I personally know people that have stolen from their families to buy drugs, who are addicted to sleeping pills, who have parents who are both alcoholics and now their children have adopted the habit. I know compulsive shoppers who have gone thousands and thousands of dollars into debt and have ruined their life because of greed, I know families that have been torn apart by adultery. I know women who have been sexually assaulted and feel guilty about it because they feel like their behaviour "asked for it". I know girls who vomit on a regular basis because they feel like their bodies need to look like the half-naked movie stars in the media. I have seen young boys talk about gangs and drugs because they are "cool", these are 10-12 year old boys I am talking about. I know of a someone who had a child at age 12... Babies having babies, I know a woman who is still dealing with the guilt of aborting a child 40years later...

What is glamorous and fun about any of this? What is so enticing or rewarding? I can promise you that if any of those people could change their experiences they would. I can tell you that even as someone whose past sins have been erased at the time of my conversion, I still deal with the feelings of guilt that tear my heart up. Areas where I feel like I fell so short.

Do you want to be the person who is sitting with their head in their hands writhing with guilt and despair? Do you want to deal with the anguish that these things cause? It isn't worth it.

Friday, July 21, 2006

The Past is History

Initially I had intended on only posting a comment to ARG's recent remark, but it seems between my thoughts, a recent email I received and Allah constantly teaching me, I have more to say...

Brother Green you are entirely right when you say that as Muslims we need to be constantly monitoring our speech and actions as so many people in society are waiting for an opportunity to "blame Islam." I hope that the satire in my recent entry didn't offend anyone and was only taken as a "need to keep smiling approach" on days that I "can't believe my ears." That being said, here is what is on my heart today...

As a Muslim there is an expectation to show others the beauty and truth that is Islam. To be modeling this in a way that is modest and true.
For Muslima's that wear hijab, I think there is at times an additional pressure as we become a visible minority to the public. Any individual can look and think "there is a Muslim". Although both men and women are equally responsible to act in a way that is pleasing to Allah, I think it is especially important for the hijab-wearing sisters to be sure their actions are conducive with the religion. It is one of the areas I feel is a blessing from Allah on sisters. How wonderful to know that Allah has given us that additional opportunity to witness to non-Muslims. As it was recently said to me, you never know what action will help guide a person to Allah (of course Allah knows best.) Our speech, and our modesty may be a key factor in bringing someone to the point where they seek out Islam.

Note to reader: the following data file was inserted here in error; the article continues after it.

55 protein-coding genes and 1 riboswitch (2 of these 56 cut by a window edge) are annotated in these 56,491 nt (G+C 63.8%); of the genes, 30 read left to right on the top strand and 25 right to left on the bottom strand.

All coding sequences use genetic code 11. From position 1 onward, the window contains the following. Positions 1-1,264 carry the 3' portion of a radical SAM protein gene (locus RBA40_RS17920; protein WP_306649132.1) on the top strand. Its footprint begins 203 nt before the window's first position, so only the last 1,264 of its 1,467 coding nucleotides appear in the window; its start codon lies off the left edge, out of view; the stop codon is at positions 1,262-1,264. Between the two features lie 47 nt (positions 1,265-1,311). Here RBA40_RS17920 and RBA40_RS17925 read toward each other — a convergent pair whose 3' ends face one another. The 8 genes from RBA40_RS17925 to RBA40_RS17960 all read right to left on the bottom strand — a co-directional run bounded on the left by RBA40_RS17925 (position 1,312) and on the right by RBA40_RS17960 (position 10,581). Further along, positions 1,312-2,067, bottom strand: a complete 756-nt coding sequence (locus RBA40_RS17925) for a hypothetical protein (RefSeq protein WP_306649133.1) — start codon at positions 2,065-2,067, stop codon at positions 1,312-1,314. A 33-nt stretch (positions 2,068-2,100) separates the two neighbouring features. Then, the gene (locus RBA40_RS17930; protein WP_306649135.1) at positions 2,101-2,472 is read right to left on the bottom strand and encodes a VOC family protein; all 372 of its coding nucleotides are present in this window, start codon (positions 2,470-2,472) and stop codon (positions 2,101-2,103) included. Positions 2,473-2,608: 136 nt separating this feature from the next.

As a revert to Islam I also think there is added responsibility. Although there are days when I wish I was raised Muslim so I would know more of the Qur'an, have more Surrah memorized, and be more knowledgeable in the hadith etc. I am forever grateful to Allah that I am one of the people He chose (and only through His grace and mercy) to follow His religion at a later time in life. Being able to talk to others (especially non-Muslims) about why I would give up my Western life to follow Islam is a powerful thing. When people look at me they not only see a woman wearing hijab, but they see a Canadian, pale-skinned woman wearing hijab. Understandably so, this can draw an obvious amount of attention. But Alhamdulillah Allah has given me this opportunity. Alhamdulillah I have an opportunity to witness to others, and have an additional sense of accountability when I know that I may be more visible to the public than a Muslim male walking down the street.
I thank Allah for that opportunity.

However, today there is a heaviness that is weighing on my heart. A heaviness that is there for the sake of the community. As a revert to Islam I am constantly asked (especially by the Muslim community) how I feel about giving things up that I was used to and comfortable with as a non-Muslim and Canadian. Maybe this seems like a natural question, so I will expand my point in hopes to make things clear.